I have to admit, when I was growing up I had no idea what this really meant. It was possibly the lack of every day mending in our home. The idea of fixing something quickly so a tear doesn’t get worse was a foreign concept. The only thing my mother usually repaired were my jeans. On those she used patches, so the bigger the tear the better as far as she was concerned. I didn’t truly understand until I started cross-stitching and later knitting, that often doing a quick immediate repair can save A LOT of time and effort later.
When touring around Disney parks, I have to remind myself of this adage. I don’t like to stop, but sometimes I short stop early on prevents a longer stop later. Things like uncomfortable shoes, needs for snacks & drinks, breaks from rides, and (yes) rips & tears all should get immediate attention. But, as I said, I don’t like to stop. I have found, however, the consequences are dire. Walking around a Disney park with blisters on my feet while a preschooler has a meltdown due to low blood sugar teaches hard lessons. We have learned that we must periodically take a break to watch a show or a parade or both. While we wait, we check feet and shoes, replace batteries as needed, eat snacks, and drink water whether we want it or not. We are all better off taking a short time to care for ourselves and our needs rather than pushing through and making ourselves miserable.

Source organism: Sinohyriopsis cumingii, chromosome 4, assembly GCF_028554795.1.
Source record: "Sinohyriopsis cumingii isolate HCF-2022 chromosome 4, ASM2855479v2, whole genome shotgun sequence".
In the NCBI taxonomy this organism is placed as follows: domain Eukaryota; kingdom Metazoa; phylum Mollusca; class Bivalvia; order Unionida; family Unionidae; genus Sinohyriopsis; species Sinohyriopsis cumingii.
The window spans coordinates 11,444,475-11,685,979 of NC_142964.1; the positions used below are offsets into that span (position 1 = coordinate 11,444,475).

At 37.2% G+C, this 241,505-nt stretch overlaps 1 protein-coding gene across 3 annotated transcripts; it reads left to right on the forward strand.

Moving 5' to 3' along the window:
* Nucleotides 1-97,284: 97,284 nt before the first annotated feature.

Again, this isn’t always something I can remember when I get home. The same principle applies in everyday life. Taking care of ourselves isn’t something we should do just on vacation. A half hour nap before washing the dishes may seem indulgent, but it might just be what we need to keep going. Sometimes a short break to do what is needed might be just what we need to avoid a larger problem later. A stitch in time, a break in time, a word in time could all solve a problem before it has a chance to grow.